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Techa - Sister in Uipo


The following week, on a Monday, Daniel opened admission to the school he dearly named Green Sprouts Elementary, at the least amount of only 200 rupees per student. In a family where there were three children, admission of the third child would be exempted, with a free package of textbooks and school materials. Within two days, he had received a headcount of thirty-two children from his village. The Pastor had announced the news in Church on Sunday and parents had begun registering their children right from the churchyard.

The admission fee was fixed at a very fair price and most of the parents paid at once. But there should be more children registered. A few more. This he reckoned were the children of the poorest. He would give them a few days before classes begin, he thought, and if they can't make it, he would meet them personally and ask them to send their children regardless. He would teach them for free as long as he could. And he prayed every single one of the registered children would turn up to school.

But just a few days before the start of school, every parent he had in mind and more turned up to register their children, and now there were nearly sixty kids, ready to go to school. On the following Monday, Daniel woke up in the wee hours of dawn, had a cup of warm water, and drove to his school. He opened every door and window, dusted the desks and chairs, and settled into his office. Classes would begin exactly by 7:30 am and end by 11:00 am for Nursery and Kindergarten kids, and noon for kids reading in grades 1 and 2.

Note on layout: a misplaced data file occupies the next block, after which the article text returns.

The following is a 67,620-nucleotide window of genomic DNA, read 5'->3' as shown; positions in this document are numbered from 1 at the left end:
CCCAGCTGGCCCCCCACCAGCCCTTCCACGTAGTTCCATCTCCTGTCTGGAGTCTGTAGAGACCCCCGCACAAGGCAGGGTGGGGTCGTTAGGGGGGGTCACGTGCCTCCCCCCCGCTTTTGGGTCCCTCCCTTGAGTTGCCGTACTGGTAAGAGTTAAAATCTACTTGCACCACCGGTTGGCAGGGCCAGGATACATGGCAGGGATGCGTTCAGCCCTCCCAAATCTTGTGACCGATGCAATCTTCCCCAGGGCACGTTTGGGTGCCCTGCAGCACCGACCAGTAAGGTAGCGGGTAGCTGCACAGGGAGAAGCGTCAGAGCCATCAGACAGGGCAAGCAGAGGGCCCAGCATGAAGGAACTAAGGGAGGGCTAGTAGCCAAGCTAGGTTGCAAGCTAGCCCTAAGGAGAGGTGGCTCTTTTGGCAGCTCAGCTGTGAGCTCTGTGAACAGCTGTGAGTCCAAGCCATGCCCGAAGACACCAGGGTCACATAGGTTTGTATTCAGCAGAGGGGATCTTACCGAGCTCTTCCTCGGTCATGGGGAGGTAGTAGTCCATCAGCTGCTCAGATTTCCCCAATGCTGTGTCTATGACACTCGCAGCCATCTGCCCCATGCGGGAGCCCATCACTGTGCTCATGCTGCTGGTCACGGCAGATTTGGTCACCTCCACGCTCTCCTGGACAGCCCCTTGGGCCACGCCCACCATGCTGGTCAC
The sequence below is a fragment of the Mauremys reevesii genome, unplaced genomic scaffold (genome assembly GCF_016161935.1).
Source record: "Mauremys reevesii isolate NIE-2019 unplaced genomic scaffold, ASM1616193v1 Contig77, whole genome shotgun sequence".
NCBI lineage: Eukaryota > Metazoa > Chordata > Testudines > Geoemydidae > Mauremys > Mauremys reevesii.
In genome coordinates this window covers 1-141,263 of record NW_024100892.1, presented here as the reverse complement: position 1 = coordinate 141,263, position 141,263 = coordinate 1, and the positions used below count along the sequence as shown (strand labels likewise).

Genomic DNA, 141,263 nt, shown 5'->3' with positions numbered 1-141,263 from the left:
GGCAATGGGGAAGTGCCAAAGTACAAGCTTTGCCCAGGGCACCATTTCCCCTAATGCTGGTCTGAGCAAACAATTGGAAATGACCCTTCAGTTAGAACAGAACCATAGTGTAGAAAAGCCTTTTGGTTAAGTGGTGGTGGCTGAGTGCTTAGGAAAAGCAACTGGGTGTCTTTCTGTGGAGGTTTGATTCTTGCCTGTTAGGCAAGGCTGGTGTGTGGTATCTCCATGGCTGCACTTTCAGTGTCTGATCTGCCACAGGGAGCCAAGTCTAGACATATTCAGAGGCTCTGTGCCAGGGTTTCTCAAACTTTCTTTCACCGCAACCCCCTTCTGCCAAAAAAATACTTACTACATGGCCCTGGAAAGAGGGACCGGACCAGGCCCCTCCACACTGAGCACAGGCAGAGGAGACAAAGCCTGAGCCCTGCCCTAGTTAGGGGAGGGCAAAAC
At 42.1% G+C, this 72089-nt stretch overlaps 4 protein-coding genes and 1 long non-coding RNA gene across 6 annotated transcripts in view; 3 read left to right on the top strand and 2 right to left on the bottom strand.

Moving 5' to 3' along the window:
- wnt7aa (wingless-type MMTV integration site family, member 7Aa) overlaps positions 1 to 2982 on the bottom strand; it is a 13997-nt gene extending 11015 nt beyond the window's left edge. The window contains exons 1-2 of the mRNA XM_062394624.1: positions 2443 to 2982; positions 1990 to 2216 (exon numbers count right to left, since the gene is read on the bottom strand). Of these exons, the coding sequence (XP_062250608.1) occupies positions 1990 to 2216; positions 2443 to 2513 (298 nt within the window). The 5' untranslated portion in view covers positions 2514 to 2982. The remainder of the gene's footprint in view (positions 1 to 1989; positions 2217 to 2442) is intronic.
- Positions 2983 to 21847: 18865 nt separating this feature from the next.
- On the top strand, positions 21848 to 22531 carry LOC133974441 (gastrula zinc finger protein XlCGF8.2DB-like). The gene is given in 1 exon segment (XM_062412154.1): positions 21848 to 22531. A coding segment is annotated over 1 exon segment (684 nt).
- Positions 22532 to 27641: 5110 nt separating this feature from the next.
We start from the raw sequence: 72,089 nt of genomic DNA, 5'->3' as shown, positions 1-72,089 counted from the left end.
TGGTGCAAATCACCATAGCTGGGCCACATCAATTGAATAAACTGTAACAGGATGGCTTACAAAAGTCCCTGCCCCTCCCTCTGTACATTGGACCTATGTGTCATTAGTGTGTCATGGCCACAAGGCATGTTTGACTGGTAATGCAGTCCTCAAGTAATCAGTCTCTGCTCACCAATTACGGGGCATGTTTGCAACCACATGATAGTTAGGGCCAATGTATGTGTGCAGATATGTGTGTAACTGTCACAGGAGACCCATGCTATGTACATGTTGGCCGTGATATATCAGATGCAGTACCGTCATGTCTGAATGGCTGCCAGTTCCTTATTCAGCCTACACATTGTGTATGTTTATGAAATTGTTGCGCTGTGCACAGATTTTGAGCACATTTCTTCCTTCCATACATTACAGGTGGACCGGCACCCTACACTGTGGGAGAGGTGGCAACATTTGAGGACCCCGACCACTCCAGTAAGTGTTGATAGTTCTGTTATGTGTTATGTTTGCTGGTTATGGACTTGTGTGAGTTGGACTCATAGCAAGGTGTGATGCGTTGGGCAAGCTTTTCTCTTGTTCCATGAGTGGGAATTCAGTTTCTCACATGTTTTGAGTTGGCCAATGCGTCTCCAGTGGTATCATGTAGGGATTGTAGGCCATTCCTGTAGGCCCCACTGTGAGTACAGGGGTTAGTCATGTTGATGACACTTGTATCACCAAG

When Pavei arrived at 6:30 am, Daniel took his truck for a ride through the village. He returned loaded as if he went downtown to buy children. He came back packed with them, weather-beaten village kids and their cracked skin for playing in the dust, grinned at Pavei as they climbed down from their ride. Little girls giggled at one another and boys jumped down from the truck bed, their trouser pockets heavily laden with marble stones, nearly dragging their pants down to their ankles.

Pavei knew each one of the kids and the boys called him 'Boss'. In the evening, after sunset, Pavei had often found himself playing marbles with the kids, haggling over them and trying to cheat one another for the heck of it. Now, he was going to teach his game partners math.

"How are you, Boss?" They asked as they shuffled past him into their classrooms.

Only a few nursery kids cried as they came, for which Eziine was relieved since she would mostly teach the little ones. Exactly at 7:30, the first bell was rung. There were exactly four of them for now including Daniel himself, Pavei, Eziine, and another friend of Pavei, Genevieve, who had graduated college and was particularly unemployed at the moment.

For the initial part of the morning, as children filed into their classrooms, they howled and laughed as though they had come to share jokes and quarrel instead of learning. Just as Daniel exited his office, a thin woman of medium height approached him with her little boy in hand.

"Sir Daniel!" She called.

She had her long dark hair twisted to make a bun just above her nape. Her eyes were sunken deep, she looked malnourished and beaten to the bone with labor, her fair skin sunburned. Clothed in a worn-out pink salwar, she approached him.

"Forgive me, I'm sure you're very busy. But I need to talk to you." She spoke in accented Manipuri which easily gave away that she was a Nepali.

"Sure. No problem."

"It's about this boy," the woman sighed, glancing at her little boy.

Daniel smiled at the kid who now took a step closer to his mother to bury his face against her thigh. "Hello boy, what is your name?"

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